Thursday, February 21, 2008

Dogfish Head & Fine Cheese

Two nights ago the Half Acre Beer Co. crew, my brother and I, had a great time joining Sam Calagione and David Phillips for an exclusive beer and cheese tasting at Sheffield's. Our taste buds were in bliss experiencing 12 excellent Dogfish Head craft beers on tap (many of which I had never tasted before). The cheese pairings were absolutely fantastic.

One beer was totally unexpected...Johnny Rawton, a hopped up pilsner style. It was super clean in both malts and hop bitterness. The hop flavors and aromas were also upfront and extremely clean, not what you would typically find with German varietals.

Having the chance to talk with Sam Calagione one-on-one was cool. He's totally rad, approachable, and had good advise about a brewing business model I have stewing in my mind. Randy Mosher was there, and it was great to sit and talk with him during the tasting. These are two brewers who have lots of experience, and enjoy talking about the craft.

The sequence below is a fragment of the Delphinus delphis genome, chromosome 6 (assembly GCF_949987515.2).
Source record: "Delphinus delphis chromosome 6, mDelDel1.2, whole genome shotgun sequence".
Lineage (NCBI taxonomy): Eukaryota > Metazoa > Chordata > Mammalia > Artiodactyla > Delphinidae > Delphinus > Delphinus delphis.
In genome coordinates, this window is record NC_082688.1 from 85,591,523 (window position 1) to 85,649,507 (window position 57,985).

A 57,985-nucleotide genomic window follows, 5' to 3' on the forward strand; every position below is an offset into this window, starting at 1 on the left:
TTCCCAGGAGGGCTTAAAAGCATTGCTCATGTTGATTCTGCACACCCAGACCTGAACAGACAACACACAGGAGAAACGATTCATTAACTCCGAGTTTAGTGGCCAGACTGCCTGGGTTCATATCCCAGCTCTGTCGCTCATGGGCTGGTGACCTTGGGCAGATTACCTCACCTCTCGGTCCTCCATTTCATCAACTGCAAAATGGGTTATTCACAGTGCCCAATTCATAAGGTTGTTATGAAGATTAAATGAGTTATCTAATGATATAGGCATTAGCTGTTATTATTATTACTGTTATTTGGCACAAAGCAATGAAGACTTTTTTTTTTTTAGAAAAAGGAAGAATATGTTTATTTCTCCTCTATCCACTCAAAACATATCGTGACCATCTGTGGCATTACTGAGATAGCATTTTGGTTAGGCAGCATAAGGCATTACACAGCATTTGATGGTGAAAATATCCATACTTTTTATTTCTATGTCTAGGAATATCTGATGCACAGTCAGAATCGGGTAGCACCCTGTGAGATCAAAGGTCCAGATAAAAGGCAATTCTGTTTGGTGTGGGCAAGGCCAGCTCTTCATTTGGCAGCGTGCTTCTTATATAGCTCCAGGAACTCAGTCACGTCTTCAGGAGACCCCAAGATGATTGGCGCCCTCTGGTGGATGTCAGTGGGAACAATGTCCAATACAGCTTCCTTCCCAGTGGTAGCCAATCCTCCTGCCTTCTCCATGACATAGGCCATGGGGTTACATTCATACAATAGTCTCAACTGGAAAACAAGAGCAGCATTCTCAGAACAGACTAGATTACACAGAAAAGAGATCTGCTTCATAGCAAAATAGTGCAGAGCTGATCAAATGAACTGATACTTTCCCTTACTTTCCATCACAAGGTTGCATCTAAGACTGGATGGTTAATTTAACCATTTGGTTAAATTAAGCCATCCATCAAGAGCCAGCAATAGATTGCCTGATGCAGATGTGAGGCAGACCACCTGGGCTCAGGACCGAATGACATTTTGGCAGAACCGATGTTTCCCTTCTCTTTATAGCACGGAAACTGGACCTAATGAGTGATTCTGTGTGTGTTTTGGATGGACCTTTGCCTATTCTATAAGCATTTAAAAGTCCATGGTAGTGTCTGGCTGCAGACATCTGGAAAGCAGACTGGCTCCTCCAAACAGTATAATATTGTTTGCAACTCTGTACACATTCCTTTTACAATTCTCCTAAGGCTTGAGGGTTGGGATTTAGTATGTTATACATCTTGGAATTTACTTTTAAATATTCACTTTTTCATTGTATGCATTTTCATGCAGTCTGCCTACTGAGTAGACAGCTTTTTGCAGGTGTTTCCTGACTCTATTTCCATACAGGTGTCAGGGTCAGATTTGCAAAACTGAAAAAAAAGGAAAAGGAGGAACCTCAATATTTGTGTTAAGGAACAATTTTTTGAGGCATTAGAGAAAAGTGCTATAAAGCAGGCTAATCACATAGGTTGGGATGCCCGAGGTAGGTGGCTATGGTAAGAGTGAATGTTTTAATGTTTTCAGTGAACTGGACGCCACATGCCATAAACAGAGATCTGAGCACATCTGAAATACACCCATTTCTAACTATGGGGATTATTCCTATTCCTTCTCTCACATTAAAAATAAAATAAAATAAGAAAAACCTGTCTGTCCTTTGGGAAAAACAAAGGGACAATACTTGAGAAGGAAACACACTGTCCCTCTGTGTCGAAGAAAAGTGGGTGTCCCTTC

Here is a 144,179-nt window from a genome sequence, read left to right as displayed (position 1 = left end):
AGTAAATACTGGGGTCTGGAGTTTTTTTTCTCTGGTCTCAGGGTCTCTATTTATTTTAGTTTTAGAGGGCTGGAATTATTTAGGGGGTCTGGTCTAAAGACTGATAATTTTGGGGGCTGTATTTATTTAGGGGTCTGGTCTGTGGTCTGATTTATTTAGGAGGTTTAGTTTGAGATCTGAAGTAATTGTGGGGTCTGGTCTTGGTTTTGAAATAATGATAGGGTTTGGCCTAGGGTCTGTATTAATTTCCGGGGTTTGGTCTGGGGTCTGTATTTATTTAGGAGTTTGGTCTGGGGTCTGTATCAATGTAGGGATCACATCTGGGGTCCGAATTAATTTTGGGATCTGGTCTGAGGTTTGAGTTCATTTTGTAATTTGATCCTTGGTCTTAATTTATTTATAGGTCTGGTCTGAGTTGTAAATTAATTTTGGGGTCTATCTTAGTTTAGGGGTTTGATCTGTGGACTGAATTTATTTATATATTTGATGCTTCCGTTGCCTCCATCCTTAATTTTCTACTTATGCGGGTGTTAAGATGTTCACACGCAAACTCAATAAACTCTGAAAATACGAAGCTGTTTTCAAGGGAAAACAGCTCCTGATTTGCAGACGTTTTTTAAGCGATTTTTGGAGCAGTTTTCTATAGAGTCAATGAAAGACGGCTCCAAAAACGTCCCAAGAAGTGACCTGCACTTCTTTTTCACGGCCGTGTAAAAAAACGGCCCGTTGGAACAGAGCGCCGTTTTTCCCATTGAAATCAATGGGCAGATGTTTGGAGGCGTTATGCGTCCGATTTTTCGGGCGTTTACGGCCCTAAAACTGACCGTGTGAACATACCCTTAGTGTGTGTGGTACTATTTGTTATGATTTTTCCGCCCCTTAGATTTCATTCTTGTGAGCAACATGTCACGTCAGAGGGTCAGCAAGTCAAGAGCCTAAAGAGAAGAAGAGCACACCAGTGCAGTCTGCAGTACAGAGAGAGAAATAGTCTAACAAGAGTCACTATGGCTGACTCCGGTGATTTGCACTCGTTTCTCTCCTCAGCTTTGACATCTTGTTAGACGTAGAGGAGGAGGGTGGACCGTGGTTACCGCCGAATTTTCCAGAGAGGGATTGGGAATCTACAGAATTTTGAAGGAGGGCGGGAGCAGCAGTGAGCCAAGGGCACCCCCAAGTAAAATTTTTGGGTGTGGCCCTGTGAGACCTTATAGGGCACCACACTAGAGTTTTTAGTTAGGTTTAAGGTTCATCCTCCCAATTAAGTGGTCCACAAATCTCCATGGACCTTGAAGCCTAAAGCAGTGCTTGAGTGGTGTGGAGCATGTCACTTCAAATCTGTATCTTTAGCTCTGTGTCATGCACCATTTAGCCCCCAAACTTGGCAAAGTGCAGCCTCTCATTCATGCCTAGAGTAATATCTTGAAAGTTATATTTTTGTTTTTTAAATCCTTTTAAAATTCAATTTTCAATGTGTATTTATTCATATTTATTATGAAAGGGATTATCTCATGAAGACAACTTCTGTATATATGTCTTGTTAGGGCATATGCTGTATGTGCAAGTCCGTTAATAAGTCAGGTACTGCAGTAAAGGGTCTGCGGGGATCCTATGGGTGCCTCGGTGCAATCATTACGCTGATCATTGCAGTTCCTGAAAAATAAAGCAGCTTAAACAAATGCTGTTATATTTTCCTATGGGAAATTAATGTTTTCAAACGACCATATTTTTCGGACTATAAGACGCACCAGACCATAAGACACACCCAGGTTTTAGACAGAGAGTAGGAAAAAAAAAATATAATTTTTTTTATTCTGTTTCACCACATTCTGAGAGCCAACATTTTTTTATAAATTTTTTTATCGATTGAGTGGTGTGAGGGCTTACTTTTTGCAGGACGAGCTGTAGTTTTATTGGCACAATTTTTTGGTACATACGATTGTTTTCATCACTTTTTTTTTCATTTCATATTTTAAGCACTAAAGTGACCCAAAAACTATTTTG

David Phillips brought 10 cheeses (from The Cheese Stands Alone) that all paired very well with their respective beer. One in particular was outstanding...Humboldt Fog from California is an aged, two-layer, soft goat milk cheese, separated by vegetable ash with an attractive white rind.

While I was talking and tasting, tasting and talking, my brother jotted down excellent notes. Thanks David for letting me post them here. Below is a scan of the line-up sheet with scribbly notes and chili stains.

2 comments:

The Bearded Brewer said...

Awesome! What a great oportunity. I'm jealous, both of those guys are inspirations for my brewing. Thanks for posting the notes too.

Ted Danyluk said...

It really was a good time. They are inspirations of mine as well. I fell in love with Radical Brewing, and was glued to that book for some time. Come to think of it, I need to revisit it soon.

To see how real/down-to-Earth these guys are was nice. It's good to know that good people are doing good things, and that we are also capable of going far with our own interests.